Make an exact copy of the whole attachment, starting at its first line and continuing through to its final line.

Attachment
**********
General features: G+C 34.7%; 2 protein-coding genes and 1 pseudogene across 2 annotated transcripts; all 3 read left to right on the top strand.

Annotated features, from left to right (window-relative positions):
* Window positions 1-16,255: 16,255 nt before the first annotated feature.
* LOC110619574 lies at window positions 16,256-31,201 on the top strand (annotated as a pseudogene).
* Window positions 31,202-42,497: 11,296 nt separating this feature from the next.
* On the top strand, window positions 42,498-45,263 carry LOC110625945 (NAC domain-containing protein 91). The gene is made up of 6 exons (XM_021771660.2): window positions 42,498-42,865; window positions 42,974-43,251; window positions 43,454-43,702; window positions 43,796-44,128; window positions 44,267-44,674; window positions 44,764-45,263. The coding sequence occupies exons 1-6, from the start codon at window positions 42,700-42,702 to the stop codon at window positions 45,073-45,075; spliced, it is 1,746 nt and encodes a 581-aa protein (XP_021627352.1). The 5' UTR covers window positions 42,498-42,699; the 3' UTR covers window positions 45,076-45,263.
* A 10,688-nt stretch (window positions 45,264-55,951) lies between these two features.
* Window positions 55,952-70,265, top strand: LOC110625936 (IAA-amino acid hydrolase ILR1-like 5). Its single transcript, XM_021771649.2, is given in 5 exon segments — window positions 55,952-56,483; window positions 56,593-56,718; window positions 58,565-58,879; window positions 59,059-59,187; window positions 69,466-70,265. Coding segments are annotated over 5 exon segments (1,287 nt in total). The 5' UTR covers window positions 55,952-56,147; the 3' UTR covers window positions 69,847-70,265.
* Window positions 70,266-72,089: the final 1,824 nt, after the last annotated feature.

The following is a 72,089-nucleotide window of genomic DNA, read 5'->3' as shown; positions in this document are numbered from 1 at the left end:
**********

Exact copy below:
General features: G+C 34.7%; 2 protein-coding genes and 1 pseudogene across 2 annotated transcripts; all 3 read left to right on the top strand.

Annotated features, from left to right (window-relative positions):
* Window positions 1-16,255: 16,255 nt before the first annotated feature.
* LOC110619574 lies at window positions 16,256-31,201 on the top strand (annotated as a pseudogene).
* Window positions 31,202-42,497: 11,296 nt separating this feature from the next.
* On the top strand, window positions 42,498-45,263 carry LOC110625945 (NAC domain-containing protein 91). The gene is made up of 6 exons (XM_021771660.2): window positions 42,498-42,865; window positions 42,974-43,251; window positions 43,454-43,702; window positions 43,796-44,128; window positions 44,267-44,674; window positions 44,764-45,263. The coding sequence occupies exons 1-6, from the start codon at window positions 42,700-42,702 to the stop codon at window positions 45,073-45,075; spliced, it is 1,746 nt and encodes a 581-aa protein (XP_021627352.1). The 5' UTR covers window positions 42,498-42,699; the 3' UTR covers window positions 45,076-45,263.
* A 10,688-nt stretch (window positions 45,264-55,951) lies between these two features.
* Window positions 55,952-70,265, top strand: LOC110625936 (IAA-amino acid hydrolase ILR1-like 5). Its single transcript, XM_021771649.2, is given in 5 exon segments — window positions 55,952-56,483; window positions 56,593-56,718; window positions 58,565-58,879; window positions 59,059-59,187; window positions 69,466-70,265. Coding segments are annotated over 5 exon segments (1,287 nt in total). The 5' UTR covers window positions 55,952-56,147; the 3' UTR covers window positions 69,847-70,265.
* Window positions 70,266-72,089: the final 1,824 nt, after the last annotated feature.

The following is a 72,089-nucleotide window of genomic DNA, read 5'->3' as shown; positions in this document are numbered from 1 at the left end: